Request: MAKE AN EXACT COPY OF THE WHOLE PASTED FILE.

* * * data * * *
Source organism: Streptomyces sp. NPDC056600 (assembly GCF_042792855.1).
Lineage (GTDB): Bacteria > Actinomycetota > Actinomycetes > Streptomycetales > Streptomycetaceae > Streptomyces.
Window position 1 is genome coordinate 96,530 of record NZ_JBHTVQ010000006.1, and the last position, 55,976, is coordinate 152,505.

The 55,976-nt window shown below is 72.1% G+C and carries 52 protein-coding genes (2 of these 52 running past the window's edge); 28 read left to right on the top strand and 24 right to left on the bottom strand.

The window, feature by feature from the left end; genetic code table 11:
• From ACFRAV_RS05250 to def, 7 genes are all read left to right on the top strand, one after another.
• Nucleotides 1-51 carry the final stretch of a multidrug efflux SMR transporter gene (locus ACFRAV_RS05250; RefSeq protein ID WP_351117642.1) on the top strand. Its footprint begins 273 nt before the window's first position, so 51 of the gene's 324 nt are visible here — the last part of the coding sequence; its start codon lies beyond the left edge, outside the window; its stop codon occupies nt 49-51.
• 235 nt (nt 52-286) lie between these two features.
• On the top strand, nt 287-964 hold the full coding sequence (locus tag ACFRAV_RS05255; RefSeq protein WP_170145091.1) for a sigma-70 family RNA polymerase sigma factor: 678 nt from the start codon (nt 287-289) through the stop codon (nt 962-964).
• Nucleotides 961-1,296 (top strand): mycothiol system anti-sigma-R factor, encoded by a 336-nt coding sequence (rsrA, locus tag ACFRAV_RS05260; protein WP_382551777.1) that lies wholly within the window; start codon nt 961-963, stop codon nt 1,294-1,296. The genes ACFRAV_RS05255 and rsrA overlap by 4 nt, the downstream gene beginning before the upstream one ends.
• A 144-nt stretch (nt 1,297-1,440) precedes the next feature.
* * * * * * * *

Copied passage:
Source organism: Streptomyces sp. NPDC056600 (assembly GCF_042792855.1).
Lineage (GTDB): Bacteria > Actinomycetota > Actinomycetes > Streptomycetales > Streptomycetaceae > Streptomyces.
Window position 1 is genome coordinate 96,530 of record NZ_JBHTVQ010000006.1, and the last position, 55,976, is coordinate 152,505.

The 55,976-nt window shown below is 72.1% G+C and carries 52 protein-coding genes (2 of these 52 running past the window's edge); 28 read left to right on the top strand and 24 right to left on the bottom strand.

The window, feature by feature from the left end; genetic code table 11:
• From ACFRAV_RS05250 to def, 7 genes are all read left to right on the top strand, one after another.
• Nucleotides 1-51 carry the final stretch of a multidrug efflux SMR transporter gene (locus ACFRAV_RS05250; RefSeq protein ID WP_351117642.1) on the top strand. Its footprint begins 273 nt before the window's first position, so 51 of the gene's 324 nt are visible here — the last part of the coding sequence; its start codon lies beyond the left edge, outside the window; its stop codon occupies nt 49-51.
• 235 nt (nt 52-286) lie between these two features.
• On the top strand, nt 287-964 hold the full coding sequence (locus tag ACFRAV_RS05255; RefSeq protein WP_170145091.1) for a sigma-70 family RNA polymerase sigma factor: 678 nt from the start codon (nt 287-289) through the stop codon (nt 962-964).
• Nucleotides 961-1,296 (top strand): mycothiol system anti-sigma-R factor, encoded by a 336-nt coding sequence (rsrA, locus tag ACFRAV_RS05260; protein WP_382551777.1) that lies wholly within the window; start codon nt 961-963, stop codon nt 1,294-1,296. The genes ACFRAV_RS05255 and rsrA overlap by 4 nt, the downstream gene beginning before the upstream one ends.
• A 144-nt stretch (nt 1,297-1,440) precedes the next feature.